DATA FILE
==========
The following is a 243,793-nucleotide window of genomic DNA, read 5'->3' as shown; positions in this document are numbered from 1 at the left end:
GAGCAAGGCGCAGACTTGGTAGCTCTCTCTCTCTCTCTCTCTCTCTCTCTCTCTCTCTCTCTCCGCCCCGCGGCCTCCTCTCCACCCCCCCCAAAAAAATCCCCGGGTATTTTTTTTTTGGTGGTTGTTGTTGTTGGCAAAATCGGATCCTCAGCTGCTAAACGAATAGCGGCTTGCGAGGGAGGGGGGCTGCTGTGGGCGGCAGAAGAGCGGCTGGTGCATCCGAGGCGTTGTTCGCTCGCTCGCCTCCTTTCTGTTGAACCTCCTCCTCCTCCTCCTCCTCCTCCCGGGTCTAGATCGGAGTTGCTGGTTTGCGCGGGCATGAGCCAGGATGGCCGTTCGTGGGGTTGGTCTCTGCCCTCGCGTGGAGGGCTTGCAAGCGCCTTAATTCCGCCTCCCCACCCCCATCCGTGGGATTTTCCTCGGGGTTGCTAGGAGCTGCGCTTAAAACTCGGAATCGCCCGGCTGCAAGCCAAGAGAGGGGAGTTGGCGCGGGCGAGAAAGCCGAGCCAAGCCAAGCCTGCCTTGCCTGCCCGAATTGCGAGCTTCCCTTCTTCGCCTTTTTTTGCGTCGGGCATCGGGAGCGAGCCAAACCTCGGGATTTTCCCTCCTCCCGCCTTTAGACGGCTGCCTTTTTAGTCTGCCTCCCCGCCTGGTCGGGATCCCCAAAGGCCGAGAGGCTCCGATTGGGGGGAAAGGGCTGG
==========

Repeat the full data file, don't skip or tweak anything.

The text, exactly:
The following is a 243,793-nucleotide window of genomic DNA, read 5'->3' as shown; positions in this document are numbered from 1 at the left end:
GAGCAAGGCGCAGACTTGGTAGCTCTCTCTCTCTCTCTCTCTCTCTCTCTCTCTCTCTCTCTCCGCCCCGCGGCCTCCTCTCCACCCCCCCCAAAAAAATCCCCGGGTATTTTTTTTTTGGTGGTTGTTGTTGTTGGCAAAATCGGATCCTCAGCTGCTAAACGAATAGCGGCTTGCGAGGGAGGGGGGCTGCTGTGGGCGGCAGAAGAGCGGCTGGTGCATCCGAGGCGTTGTTCGCTCGCTCGCCTCCTTTCTGTTGAACCTCCTCCTCCTCCTCCTCCTCCTCCCGGGTCTAGATCGGAGTTGCTGGTTTGCGCGGGCATGAGCCAGGATGGCCGTTCGTGGGGTTGGTCTCTGCCCTCGCGTGGAGGGCTTGCAAGCGCCTTAATTCCGCCTCCCCACCCCCATCCGTGGGATTTTCCTCGGGGTTGCTAGGAGCTGCGCTTAAAACTCGGAATCGCCCGGCTGCAAGCCAAGAGAGGGGAGTTGGCGCGGGCGAGAAAGCCGAGCCAAGCCAAGCCTGCCTTGCCTGCCCGAATTGCGAGCTTCCCTTCTTCGCCTTTTTTTGCGTCGGGCATCGGGAGCGAGCCAAACCTCGGGATTTTCCCTCCTCCCGCCTTTAGACGGCTGCCTTTTTAGTCTGCCTCCCCGCCTGGTCGGGATCCCCAAAGGCCGAGAGGCTCCGATTGGGGGGAAAGGGCTGG